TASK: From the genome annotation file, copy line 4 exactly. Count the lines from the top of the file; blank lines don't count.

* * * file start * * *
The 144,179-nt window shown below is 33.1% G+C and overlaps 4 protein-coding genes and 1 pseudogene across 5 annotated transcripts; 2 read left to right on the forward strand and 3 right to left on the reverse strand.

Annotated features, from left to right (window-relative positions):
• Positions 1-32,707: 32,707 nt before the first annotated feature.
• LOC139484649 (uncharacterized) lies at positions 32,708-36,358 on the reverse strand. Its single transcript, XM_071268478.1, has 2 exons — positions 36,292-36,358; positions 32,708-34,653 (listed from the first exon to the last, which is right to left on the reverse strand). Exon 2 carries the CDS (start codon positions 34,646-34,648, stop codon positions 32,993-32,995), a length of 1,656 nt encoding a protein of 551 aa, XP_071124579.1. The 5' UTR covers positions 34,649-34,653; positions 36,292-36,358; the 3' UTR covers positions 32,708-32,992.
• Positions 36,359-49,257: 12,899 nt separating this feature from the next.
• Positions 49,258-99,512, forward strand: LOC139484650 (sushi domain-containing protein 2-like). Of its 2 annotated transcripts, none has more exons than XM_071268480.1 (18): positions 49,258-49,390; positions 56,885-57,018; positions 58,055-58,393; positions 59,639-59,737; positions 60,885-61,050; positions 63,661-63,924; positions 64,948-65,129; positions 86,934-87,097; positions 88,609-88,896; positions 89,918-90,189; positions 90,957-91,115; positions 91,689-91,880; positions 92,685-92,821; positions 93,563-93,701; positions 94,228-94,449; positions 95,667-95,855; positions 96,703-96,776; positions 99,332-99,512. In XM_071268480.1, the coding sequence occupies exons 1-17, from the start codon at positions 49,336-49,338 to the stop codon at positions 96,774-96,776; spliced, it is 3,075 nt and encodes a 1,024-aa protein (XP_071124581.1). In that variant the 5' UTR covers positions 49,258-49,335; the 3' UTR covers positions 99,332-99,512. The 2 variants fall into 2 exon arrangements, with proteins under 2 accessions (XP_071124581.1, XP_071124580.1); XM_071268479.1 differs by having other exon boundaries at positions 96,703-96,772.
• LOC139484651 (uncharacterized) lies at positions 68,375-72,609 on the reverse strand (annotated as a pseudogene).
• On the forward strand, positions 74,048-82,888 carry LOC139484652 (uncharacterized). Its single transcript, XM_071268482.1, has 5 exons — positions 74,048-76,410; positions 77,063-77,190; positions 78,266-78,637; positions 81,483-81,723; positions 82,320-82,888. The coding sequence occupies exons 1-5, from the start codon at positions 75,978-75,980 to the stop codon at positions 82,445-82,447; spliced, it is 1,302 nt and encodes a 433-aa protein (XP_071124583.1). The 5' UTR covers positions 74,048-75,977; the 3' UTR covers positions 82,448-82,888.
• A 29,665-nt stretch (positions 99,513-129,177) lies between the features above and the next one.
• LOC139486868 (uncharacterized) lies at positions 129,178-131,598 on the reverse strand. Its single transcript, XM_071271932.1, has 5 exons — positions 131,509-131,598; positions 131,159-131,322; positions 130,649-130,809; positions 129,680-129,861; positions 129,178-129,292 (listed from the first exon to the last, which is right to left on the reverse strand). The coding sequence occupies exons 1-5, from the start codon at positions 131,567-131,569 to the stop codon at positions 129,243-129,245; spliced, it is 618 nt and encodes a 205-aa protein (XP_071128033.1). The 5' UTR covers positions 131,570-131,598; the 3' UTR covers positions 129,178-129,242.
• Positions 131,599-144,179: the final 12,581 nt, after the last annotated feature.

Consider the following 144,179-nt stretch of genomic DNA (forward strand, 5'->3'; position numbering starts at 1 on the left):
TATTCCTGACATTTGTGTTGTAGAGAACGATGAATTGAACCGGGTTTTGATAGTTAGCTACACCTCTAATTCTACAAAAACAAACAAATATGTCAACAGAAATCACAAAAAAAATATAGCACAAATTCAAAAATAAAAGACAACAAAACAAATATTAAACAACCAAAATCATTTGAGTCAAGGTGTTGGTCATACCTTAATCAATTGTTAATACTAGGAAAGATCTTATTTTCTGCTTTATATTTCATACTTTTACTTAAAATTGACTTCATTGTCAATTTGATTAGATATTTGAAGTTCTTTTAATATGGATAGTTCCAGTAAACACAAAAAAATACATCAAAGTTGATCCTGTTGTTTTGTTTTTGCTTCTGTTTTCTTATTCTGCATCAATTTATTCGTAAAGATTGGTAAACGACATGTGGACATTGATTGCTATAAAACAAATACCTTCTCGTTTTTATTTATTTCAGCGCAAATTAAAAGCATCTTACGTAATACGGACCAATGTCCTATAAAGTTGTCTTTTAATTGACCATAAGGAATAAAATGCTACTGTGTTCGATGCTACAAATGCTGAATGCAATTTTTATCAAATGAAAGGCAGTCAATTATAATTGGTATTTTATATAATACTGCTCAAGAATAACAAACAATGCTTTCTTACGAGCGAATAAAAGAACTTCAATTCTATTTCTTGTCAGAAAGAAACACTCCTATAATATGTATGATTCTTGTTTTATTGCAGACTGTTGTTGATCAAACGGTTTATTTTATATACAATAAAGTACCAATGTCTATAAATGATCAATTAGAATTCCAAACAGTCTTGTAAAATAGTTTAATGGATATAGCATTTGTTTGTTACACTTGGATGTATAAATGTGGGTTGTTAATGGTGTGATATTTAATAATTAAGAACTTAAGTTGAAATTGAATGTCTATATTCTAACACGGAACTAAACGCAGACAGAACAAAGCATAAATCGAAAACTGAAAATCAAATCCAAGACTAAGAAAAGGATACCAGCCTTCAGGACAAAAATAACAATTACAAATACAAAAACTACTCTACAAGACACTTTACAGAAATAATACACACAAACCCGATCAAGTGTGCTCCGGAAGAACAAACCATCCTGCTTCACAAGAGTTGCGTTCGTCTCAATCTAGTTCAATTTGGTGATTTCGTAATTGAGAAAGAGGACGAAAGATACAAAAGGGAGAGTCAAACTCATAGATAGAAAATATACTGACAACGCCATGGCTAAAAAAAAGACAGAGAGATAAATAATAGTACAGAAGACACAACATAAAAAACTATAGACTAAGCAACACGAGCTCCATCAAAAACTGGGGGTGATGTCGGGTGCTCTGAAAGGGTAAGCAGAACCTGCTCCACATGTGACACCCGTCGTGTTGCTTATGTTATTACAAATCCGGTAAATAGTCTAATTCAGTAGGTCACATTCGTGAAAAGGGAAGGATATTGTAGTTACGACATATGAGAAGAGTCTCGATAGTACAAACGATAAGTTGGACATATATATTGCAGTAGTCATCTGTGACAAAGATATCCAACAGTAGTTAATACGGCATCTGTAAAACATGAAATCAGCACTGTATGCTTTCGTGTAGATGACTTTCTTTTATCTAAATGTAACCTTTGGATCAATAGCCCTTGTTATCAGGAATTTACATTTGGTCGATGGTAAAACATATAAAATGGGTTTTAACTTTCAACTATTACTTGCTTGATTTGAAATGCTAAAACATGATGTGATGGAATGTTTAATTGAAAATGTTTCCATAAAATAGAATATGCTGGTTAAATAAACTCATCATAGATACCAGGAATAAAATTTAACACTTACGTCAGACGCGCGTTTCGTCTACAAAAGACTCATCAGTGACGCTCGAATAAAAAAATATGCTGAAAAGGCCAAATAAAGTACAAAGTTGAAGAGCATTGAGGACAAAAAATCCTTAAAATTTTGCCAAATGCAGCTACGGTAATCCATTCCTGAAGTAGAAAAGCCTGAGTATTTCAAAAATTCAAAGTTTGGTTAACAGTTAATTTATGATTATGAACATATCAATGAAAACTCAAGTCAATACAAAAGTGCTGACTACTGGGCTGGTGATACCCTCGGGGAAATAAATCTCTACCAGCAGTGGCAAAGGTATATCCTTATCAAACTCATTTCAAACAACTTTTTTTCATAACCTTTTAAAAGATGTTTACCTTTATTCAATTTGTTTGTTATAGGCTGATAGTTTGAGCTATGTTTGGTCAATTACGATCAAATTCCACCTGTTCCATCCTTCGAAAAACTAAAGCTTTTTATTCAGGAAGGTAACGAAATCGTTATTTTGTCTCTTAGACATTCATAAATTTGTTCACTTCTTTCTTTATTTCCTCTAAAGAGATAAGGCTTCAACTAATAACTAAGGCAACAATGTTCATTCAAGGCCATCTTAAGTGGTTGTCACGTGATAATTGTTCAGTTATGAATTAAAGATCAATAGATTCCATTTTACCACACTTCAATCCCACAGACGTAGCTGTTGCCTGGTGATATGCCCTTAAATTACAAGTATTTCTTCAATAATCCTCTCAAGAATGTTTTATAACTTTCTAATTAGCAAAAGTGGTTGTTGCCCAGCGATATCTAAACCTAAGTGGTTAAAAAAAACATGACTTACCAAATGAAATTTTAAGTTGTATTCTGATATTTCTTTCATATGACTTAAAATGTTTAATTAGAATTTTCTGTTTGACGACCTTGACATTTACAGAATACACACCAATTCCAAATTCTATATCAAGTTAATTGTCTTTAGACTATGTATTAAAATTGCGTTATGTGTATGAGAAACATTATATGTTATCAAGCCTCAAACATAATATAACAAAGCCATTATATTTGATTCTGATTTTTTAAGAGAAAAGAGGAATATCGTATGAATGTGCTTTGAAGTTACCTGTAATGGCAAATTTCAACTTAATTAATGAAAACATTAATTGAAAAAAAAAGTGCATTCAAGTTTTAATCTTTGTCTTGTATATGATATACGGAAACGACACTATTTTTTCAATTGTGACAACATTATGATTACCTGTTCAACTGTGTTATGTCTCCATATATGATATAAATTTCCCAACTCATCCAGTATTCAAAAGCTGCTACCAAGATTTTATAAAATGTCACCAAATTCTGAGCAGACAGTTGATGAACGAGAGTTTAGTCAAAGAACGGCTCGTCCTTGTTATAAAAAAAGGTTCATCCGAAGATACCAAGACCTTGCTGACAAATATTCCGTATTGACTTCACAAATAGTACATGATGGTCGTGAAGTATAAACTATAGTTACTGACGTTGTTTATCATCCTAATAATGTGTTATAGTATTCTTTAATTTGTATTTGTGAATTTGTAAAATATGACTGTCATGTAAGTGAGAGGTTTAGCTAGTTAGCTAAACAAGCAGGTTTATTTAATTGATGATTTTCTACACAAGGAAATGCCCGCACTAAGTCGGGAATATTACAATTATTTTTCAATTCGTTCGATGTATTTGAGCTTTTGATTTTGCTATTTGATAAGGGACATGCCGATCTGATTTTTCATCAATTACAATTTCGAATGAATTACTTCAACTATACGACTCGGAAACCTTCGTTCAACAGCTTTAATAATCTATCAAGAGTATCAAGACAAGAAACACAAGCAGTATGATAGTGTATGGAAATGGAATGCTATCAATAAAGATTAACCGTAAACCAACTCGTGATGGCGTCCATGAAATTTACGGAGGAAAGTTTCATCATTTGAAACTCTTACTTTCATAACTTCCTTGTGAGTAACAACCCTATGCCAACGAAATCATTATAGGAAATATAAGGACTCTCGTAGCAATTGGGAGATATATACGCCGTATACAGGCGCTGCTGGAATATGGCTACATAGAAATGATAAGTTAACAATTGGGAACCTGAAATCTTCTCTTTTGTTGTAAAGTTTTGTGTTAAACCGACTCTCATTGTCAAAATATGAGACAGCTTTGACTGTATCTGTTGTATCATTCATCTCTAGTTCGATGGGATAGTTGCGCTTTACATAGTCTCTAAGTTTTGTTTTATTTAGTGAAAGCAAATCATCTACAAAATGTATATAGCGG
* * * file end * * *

• LOC139484649 (uncharacterized) lies at positions 32,708-36,358 on the reverse strand. Its single transcript, XM_071268478.1, has 2 exons — positions 36,292-36,358; positions 32,708-34,653 (listed from the first exon to the last, which is right to left on the reverse strand). Exon 2 carries the CDS (start codon positions 34,646-34,648, stop codon positions 32,993-32,995), a length of 1,656 nt encoding a protein of 551 aa, XP_071124579.1. The 5' UTR covers positions 34,649-34,653; positions 36,292-36,358; the 3' UTR covers positions 32,708-32,992.